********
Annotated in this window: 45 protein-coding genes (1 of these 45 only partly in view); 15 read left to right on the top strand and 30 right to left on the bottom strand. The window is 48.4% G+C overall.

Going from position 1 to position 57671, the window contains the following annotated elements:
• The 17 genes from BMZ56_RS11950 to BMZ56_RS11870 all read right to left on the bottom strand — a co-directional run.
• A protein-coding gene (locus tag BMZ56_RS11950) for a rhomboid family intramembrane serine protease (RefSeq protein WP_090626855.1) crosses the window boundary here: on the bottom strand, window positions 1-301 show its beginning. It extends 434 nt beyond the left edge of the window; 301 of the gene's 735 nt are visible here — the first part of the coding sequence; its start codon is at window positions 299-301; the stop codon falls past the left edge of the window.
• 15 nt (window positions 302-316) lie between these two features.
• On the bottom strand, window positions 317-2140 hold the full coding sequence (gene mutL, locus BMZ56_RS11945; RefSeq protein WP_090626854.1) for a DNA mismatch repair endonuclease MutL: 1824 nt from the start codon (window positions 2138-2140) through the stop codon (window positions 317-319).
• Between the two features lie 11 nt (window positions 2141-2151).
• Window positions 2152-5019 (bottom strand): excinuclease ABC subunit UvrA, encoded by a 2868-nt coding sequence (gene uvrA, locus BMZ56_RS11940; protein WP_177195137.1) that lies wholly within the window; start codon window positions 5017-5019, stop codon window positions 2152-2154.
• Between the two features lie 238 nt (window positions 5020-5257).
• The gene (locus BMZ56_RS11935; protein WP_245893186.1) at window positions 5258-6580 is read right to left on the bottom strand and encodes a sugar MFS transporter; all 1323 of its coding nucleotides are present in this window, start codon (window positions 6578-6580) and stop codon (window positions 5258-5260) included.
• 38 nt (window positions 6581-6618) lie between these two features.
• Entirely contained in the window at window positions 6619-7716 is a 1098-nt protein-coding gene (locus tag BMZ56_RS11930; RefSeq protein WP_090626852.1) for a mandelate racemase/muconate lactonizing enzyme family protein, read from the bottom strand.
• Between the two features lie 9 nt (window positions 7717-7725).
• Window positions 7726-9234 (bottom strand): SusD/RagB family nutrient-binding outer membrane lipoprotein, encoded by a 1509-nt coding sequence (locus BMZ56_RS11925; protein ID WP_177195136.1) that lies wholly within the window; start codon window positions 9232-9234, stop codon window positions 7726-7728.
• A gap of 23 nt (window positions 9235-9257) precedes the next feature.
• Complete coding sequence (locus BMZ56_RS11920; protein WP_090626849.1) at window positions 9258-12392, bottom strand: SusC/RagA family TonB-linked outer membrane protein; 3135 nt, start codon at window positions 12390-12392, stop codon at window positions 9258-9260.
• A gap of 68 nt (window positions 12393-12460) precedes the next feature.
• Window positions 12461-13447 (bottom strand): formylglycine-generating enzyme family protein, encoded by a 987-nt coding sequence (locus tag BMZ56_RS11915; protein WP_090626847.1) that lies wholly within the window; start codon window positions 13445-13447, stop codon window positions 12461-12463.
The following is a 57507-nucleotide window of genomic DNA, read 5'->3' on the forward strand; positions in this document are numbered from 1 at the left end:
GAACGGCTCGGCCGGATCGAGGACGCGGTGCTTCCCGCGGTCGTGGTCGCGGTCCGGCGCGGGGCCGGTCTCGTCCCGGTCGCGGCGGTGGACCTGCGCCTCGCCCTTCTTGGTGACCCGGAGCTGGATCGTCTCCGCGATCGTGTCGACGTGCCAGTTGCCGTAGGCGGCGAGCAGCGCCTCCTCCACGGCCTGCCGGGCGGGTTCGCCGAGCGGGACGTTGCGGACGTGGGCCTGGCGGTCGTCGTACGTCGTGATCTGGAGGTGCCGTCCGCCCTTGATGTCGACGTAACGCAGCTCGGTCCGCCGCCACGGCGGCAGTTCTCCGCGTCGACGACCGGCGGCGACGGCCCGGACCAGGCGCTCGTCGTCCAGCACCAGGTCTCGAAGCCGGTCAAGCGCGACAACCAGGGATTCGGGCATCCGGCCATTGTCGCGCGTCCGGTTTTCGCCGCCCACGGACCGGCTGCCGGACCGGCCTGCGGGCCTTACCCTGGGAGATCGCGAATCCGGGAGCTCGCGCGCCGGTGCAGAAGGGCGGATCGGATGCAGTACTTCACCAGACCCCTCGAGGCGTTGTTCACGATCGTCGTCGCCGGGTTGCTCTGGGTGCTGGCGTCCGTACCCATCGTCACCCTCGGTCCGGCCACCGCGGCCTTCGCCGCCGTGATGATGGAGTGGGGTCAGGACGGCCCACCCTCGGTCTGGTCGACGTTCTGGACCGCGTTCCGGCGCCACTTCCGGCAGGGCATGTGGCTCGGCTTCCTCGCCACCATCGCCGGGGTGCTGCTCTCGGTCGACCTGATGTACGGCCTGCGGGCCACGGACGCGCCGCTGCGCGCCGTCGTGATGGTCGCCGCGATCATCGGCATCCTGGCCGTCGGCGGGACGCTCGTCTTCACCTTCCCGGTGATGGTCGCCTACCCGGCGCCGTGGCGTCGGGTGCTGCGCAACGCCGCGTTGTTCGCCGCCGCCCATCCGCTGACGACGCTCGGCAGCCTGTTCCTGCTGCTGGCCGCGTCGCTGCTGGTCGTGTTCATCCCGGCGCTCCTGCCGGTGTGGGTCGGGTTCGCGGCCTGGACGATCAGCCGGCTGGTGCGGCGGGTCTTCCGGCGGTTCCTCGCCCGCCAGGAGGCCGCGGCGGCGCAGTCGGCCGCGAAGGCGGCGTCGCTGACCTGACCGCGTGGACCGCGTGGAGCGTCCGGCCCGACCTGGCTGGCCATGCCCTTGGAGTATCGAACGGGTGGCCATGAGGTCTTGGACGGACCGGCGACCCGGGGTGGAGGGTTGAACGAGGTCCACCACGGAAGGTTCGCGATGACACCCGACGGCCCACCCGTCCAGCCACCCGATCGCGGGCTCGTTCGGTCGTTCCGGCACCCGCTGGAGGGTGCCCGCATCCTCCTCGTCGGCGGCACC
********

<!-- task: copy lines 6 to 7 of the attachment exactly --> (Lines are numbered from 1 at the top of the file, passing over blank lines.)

• On the bottom strand, window positions 317-2140 hold the full coding sequence (gene mutL, locus BMZ56_RS11945; RefSeq protein WP_090626854.1) for a DNA mismatch repair endonuclease MutL: 1824 nt from the start codon (window positions 2138-2140) through the stop codon (window positions 317-319).
• Between the two features lie 11 nt (window positions 2141-2151).